June 30, 2008

Bakemono

You see what happens when you let paperwork pile up?!
Been enjoying some things recently related to Japan's indigenous demons (I interchangably say yokai, bakemono, and so on). From the list at The Obakemono Project (highly recommended), I get the sense that Japanese people didn't trust anything if it got old enough way back when. Maybe that's why houses are built so shoddily (read: ready to be demolished after about 30 years and paper-thin) in the countryside to this day; let a house get old enough and it won't get haunted, but it will get animate and terrorize the good cucumber-farming peasants! My conjecture. I don't think I've run across a record of a house-demon (お化け家?)yet .

Lately, found this boys' manga, which despite the silly haircut, is pretty sold for a boys' manga. From it, I learned a new 4 character idiom: 魑魅魍魎 (chimimouryou) spirits of the rivers and mountains, or in other words, all the yokai of the land. These days, it is often used to describe the profane world with it's politics, money-hungry businesses, and bullying. One idiom often uttered in such situations is 魑魅魍魎が跳梁跋扈する (the demons are rampant). Or, to use another yokai-flavored idiom, I bet one could say 魑魅魍魎が百鬼夜行する (pretty much the same, though you could say it means the demons are plotting). Google says it's okay!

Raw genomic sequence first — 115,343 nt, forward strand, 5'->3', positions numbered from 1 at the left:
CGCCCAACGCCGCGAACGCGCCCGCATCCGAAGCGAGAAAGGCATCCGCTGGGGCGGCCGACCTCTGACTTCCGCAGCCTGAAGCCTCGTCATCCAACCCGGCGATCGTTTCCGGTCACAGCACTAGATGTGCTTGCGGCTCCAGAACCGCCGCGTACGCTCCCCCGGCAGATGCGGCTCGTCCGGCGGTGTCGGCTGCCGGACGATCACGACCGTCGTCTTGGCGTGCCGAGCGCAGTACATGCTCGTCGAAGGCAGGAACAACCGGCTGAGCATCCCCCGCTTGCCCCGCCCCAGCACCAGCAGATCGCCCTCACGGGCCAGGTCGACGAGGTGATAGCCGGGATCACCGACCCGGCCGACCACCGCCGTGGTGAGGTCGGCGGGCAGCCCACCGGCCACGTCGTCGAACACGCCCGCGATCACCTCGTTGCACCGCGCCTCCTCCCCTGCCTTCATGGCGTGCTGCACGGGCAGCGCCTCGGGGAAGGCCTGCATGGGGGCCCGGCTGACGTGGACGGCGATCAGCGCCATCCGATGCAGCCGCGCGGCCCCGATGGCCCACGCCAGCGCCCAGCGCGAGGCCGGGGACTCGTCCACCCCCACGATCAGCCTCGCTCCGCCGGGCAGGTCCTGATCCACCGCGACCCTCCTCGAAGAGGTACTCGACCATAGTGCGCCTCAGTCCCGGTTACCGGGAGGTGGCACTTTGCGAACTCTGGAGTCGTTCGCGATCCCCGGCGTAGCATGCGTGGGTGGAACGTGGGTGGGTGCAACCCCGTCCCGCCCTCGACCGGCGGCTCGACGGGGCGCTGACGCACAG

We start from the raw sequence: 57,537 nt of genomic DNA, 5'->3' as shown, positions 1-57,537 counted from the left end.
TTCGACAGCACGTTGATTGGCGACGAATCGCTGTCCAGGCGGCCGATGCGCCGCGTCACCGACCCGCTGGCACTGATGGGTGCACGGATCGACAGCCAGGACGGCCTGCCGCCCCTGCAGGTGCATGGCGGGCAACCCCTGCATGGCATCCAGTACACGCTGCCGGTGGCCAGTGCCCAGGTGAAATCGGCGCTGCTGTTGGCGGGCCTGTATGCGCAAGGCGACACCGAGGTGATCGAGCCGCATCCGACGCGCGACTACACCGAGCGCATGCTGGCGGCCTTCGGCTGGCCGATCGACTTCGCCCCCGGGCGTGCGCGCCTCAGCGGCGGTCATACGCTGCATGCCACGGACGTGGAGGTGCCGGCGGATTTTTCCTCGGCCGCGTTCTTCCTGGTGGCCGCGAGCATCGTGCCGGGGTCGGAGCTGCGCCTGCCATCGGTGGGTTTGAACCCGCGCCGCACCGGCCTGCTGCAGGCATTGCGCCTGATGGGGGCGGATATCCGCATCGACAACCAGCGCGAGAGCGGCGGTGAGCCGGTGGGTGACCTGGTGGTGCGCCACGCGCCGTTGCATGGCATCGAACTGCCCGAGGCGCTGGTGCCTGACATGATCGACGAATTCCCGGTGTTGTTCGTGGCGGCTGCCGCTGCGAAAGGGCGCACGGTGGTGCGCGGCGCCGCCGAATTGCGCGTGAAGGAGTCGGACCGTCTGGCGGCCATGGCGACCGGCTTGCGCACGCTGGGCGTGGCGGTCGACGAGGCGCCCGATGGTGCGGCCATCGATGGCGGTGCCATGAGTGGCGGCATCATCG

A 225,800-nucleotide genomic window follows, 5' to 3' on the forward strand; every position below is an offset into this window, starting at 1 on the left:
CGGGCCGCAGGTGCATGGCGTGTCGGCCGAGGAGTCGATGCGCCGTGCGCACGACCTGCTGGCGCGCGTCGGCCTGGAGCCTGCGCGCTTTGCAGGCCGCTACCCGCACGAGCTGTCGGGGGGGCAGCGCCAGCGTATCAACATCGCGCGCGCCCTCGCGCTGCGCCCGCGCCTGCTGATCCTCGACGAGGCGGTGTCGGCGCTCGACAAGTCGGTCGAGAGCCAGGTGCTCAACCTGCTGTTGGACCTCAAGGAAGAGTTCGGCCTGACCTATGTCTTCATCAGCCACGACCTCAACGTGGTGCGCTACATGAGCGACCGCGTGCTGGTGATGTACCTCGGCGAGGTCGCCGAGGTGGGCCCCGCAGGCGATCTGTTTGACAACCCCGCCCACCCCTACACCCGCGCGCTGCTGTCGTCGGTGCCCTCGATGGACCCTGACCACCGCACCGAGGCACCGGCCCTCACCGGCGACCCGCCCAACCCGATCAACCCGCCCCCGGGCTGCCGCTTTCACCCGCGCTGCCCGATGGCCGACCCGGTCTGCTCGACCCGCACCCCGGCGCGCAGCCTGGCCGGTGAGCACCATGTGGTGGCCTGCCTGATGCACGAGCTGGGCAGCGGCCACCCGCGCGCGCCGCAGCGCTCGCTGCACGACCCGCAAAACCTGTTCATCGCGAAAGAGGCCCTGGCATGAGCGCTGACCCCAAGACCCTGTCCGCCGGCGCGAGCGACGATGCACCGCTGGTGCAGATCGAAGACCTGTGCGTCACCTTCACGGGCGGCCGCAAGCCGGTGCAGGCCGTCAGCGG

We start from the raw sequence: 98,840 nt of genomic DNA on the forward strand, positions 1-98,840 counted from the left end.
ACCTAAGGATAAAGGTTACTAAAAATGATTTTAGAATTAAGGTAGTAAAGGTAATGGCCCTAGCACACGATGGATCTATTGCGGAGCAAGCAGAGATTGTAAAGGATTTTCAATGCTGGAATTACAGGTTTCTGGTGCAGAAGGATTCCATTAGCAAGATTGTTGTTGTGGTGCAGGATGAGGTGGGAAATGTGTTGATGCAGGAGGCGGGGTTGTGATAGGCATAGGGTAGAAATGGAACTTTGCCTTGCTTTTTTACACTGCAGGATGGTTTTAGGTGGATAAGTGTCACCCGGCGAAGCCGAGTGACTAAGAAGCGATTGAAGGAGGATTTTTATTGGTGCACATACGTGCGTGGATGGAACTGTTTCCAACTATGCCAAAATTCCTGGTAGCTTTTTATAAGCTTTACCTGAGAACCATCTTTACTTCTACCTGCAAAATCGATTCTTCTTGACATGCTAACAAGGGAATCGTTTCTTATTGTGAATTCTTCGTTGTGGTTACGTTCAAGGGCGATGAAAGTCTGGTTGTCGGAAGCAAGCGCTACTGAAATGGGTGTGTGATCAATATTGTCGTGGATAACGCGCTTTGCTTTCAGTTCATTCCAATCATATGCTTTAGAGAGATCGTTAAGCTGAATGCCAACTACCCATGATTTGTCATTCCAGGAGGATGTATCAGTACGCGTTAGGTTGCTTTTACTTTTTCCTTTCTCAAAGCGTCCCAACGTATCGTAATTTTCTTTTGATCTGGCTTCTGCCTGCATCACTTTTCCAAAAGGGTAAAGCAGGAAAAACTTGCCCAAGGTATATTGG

To learn more about 百鬼夜行, go here. BTW, Jeff, if you ever read this post, know now that you have the onus of explaining 跳梁跋扈; I'm not the guy with a yo-ji blog.

Finally, you might also like these old prints of Japanese creepies available online.